What is sodium, where is it found and why it's important?
Updated: 21 hours ago
Sodium is a chemical element and the most common metal found in the universe.
It is a soft metal which can be easily cut with a knife.
When freshly cut, it will have a dull, greyish metallic colour which will quickly oxidise to a white/grey colour due to the oxygen in the atmosphere. But why is the element important?
Where is sodium in the periodic table?
Sodium is an alkali metal, located in group one of the periodic table.
The chemical symbol for sodium is Na, which is abbreviated from the Latin word, natrium. This is in reference to the Egyptian natural mineral salt, natron, which mainly consists of sodium carbonate (hydrated) or Ca(CO3)2 .
This abbreviation was first published in 1814 by Jöns Jakob Berzelius in one of the early systems of chemical symbols.
Sodium actually comes from the Arabic word, suda, meaning headache.
This is due to sodium carbonate being used in Arabic culture as a headache remedy.
It also has roots in medieval Europe, from the old headache remedy, sodanum.
What is sodium used for?
Sodium plays such a vital and huge part of the world in which we live.
It is normally one of the first chemical names of anything that you would learn in school, being generic table salt NaCl.
Sodium is commonly used in the production of titanium, sodamide, sodium cyanide, sodium peroxide, and sodium hydride.
It is usually found in its ionic form as Na(+) due to elemental sodium being highly reactive with water.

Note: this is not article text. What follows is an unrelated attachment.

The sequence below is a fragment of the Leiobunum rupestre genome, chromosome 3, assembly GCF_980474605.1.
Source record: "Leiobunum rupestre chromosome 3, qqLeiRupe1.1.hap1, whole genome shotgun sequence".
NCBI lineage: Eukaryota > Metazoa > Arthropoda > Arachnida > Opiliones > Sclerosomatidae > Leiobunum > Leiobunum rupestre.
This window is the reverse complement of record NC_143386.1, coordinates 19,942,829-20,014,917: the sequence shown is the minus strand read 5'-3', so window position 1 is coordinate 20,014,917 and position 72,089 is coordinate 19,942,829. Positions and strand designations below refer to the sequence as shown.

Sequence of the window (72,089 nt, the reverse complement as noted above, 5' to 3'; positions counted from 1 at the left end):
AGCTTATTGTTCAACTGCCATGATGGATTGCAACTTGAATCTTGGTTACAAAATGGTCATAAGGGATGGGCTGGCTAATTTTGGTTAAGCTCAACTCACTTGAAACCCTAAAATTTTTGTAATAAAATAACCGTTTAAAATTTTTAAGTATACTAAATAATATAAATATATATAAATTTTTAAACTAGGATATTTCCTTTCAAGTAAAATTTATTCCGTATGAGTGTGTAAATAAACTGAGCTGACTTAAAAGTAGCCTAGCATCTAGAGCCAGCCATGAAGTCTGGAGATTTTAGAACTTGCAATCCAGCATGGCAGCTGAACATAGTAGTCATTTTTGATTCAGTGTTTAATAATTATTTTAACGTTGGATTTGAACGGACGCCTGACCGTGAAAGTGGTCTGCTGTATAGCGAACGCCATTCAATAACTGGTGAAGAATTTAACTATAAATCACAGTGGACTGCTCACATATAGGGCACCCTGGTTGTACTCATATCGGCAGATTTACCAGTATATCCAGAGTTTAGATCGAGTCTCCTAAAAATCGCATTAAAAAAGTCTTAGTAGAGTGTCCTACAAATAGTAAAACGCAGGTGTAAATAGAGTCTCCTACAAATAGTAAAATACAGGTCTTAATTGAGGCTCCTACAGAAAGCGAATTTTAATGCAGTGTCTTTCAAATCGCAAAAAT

Even if there was a natural process for the formation of elemental sodium, any moisture that would come into contact with it would quickly erode it or cause it to react.
What does sodium do to your body?
In the human body, sodium is an electrolyte needed in reasonably high levels
It is controlled by the kidneys and urine to regulate the salt levels in your body.
Sodium levels themselves control the volume of blood in the body. This is a major factor in a person’s blood pressure value.
Can you detect sodium using flame photometry?
Shortly, yes. It’s ideal for Flame Photometric analysis.
Sodium has a full 1P and 1S orbital after the ionisation of the element losing its 1s1 electron from the outer shell to form the Na+ ion.
The element also cannot exist in its metallic form when given contact to water.
This ensures all of the sodium present in the solution would be in the ideal form to determine its concentration via photometry.
BWB offers several different models all of which include simultaneous sodium detection along with a variety of other periodic table group 1 & 2 elements.